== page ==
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Melding Public Art, Civics at Emerson Engagement Lab

Art, especially public art, is “a tool used to forge bonds of empathy and to build networks of trust,” according to Christina Wilson, programs manager of the Engagement Lab at Emerson College.

She spoke at a forum on October 4 called “Civic Media and the Arts in Public Places” alongside Engagement Lab Director and Visual and Media Arts Associate Professor Eric Gordon, and the Mayor’s Office of New Urban Mechanics Co-chair Nigel Jacob. ArtWeek Boston also co-sponsored the event, organized by Boston Art in Public Places (APP) Lab Executive Director Ron Mallis.

“To me, this was about unpacking and repacking the word ‘civic’ and the various manifestations of what that actually looks like in practice,” Mallis said after the workshop. “The notion of history through objects, to me, really resonated.”

About a dozen researchers, visual artists, and musicians met in the Engagement Lab to discuss the intersection of public art with civic engagement and technology. This was the 28th workshop hosted by the Boston APP Lab, which Mallis said is an organization aimed at invigorating Boston’s public art scene, whether it be spoken word, visual art, dance, or music.

“We can have these discussions,” Jacob said, reflecting on the discussion, “and because we represent different organizations, we can actually talk about civic issues in more open ways and figure out what we want to try and what kind of challenges we want to take on.”

The group talked about how to foster engagement in consumers of public art in new ways. Participants brainstormed how artists and government agencies can collaborate with community members to create meaningful and evocative messages. They agreed the most important part of these projects is the lasting impact it has on the public places where they are exhibited.

“After it leaves, there’s evidence of it having been there,” Mallis said. “Thinking about that kind of collaboration and what it produces in the short term, the other aspect of it is what it could produce in the long term.”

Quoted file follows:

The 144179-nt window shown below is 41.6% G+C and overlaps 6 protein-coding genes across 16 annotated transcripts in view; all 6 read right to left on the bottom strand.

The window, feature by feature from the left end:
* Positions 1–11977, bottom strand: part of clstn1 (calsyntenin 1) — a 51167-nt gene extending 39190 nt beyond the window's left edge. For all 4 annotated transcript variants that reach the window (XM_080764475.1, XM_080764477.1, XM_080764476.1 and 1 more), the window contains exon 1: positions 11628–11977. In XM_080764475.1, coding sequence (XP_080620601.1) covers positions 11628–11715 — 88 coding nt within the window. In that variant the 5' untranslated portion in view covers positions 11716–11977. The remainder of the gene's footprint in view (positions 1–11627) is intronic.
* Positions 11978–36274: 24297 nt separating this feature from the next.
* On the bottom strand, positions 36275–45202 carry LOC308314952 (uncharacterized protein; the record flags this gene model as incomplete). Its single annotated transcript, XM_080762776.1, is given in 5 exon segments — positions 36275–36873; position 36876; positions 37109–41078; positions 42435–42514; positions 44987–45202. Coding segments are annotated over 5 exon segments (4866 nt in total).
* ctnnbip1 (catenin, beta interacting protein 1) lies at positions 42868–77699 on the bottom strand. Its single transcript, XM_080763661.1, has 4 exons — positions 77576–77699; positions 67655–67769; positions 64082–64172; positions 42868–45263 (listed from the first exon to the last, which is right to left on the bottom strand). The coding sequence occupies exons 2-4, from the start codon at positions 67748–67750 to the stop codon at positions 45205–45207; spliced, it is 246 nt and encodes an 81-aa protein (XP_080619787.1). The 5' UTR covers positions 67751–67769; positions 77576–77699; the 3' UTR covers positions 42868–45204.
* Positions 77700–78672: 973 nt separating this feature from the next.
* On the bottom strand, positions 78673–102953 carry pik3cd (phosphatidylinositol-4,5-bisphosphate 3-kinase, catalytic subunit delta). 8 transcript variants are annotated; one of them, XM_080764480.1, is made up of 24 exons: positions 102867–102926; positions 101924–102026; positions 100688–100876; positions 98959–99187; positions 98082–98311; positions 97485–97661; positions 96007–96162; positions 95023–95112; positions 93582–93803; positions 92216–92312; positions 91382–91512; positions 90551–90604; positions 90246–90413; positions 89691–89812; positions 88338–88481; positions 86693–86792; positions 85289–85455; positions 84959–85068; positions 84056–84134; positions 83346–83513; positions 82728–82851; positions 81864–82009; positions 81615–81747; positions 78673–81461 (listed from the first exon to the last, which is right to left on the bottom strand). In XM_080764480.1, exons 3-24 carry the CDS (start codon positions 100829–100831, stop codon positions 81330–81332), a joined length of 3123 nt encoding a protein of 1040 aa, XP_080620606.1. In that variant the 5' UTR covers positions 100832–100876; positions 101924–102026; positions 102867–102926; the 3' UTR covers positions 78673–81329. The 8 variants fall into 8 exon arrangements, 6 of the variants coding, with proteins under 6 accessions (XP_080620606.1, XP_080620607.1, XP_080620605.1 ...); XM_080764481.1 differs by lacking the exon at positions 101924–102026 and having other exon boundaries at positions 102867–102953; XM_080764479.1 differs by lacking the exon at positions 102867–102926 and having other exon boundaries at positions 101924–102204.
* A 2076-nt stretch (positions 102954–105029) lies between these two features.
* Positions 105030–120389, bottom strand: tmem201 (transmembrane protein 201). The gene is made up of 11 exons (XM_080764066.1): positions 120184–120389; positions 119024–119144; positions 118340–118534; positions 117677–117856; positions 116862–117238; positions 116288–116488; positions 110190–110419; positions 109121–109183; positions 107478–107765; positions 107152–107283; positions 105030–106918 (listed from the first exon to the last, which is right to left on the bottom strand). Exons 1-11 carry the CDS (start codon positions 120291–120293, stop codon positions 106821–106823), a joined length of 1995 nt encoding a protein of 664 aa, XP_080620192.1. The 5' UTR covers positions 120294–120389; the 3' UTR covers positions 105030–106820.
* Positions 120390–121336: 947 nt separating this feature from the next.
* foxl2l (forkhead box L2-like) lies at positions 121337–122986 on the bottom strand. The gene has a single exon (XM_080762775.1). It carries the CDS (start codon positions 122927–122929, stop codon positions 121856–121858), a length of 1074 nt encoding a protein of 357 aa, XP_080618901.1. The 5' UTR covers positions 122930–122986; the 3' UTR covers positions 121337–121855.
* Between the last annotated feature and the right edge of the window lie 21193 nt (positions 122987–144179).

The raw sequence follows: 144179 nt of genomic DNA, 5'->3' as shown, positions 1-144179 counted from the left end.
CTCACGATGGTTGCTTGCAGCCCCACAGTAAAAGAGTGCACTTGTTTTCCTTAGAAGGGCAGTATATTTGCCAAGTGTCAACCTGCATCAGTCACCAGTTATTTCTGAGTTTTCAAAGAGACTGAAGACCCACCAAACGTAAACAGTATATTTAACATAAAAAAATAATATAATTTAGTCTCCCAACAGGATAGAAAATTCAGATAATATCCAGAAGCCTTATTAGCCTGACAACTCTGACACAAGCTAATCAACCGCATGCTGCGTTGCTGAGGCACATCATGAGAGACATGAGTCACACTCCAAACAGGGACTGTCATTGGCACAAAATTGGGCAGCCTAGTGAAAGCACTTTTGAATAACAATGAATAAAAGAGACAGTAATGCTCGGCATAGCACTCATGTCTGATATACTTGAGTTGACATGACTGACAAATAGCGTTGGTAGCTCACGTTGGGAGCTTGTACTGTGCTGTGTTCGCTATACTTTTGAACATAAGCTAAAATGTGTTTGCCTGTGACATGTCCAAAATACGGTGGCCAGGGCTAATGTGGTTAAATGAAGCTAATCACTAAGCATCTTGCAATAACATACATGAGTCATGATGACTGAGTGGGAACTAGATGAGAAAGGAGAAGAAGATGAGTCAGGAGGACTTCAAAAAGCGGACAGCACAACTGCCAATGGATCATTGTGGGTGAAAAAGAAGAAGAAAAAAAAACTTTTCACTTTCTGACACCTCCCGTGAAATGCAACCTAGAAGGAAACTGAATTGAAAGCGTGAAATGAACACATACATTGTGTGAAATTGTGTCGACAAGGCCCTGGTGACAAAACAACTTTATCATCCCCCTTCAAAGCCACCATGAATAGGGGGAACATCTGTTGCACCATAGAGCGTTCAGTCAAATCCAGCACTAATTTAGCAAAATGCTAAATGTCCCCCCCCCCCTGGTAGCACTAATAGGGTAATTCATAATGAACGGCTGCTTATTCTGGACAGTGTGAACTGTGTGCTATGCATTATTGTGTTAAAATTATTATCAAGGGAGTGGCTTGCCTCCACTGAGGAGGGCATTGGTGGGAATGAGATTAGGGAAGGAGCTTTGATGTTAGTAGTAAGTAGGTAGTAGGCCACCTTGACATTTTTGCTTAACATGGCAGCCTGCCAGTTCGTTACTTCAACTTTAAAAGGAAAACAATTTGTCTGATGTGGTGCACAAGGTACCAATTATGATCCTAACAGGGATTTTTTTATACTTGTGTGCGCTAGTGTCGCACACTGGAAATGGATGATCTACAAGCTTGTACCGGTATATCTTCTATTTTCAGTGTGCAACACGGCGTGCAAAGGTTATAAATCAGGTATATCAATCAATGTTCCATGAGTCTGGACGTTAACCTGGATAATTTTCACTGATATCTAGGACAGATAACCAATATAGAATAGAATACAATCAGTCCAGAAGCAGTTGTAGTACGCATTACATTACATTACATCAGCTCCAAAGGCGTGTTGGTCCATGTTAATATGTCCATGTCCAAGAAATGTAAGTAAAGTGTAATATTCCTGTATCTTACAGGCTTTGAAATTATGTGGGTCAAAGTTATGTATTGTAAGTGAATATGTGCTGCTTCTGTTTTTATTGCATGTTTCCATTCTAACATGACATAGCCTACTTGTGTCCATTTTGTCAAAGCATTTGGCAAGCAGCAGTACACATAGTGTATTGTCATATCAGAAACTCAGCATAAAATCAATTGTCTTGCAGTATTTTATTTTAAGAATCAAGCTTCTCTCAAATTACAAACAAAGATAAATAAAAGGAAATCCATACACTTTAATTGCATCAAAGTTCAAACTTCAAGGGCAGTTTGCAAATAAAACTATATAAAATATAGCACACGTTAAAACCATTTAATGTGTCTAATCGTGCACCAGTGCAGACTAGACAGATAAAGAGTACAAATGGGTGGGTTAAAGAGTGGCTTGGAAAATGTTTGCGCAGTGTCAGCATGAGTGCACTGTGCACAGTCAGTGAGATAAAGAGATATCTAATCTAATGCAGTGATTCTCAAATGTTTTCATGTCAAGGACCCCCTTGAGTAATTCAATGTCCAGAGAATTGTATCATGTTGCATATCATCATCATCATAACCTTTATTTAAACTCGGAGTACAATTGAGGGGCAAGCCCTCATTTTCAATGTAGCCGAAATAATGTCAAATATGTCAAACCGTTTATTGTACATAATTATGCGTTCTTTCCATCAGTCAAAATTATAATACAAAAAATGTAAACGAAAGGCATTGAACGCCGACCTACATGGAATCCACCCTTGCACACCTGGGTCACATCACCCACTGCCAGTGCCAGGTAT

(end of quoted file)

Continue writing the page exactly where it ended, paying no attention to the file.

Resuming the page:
Participants in the forum spoke about public art projects they felt met these criteria, honing in on art installations that used people’s material possessions to spark conversation. They talked about the Museum of Broken Relationships in Croatia; an artist based on Cape Cod collecting people’s throwaway keys and the stories behind them; and an exhibition in China called “Traveling Inside Your Own Room,” where participants were asked to tell stories about various objects and parts of their bedrooms.

Jackie Gonzalez, a regular participant in the APP Lab workshops, said these projects could become civically engaging if public figures and politicians participated in them, suggesting their participation would make them appear more human. But then she asked, “What does activating civic engagement look like beyond general curiosity?”

Wilson responded, “I think it’s going to look different to everyone.” She continued, “For me, it’s social capital building. All of these projects are about getting to know people.”

But attendees also acknowledged that—even through art—civic engagement is not always easy. They debated whether or not community members could be civically engaged if they did not actually participate in civic media.

“It’s daring to be civically engaged if you’re young, or if you don’t look like everyone else,” Jacob said.

Gordon elaborated, “Civics is not always civil.” But he said it’s ultimately about caring.

“It’s a kind of civic caring. When you care about a place or people, that’s civic engagement.”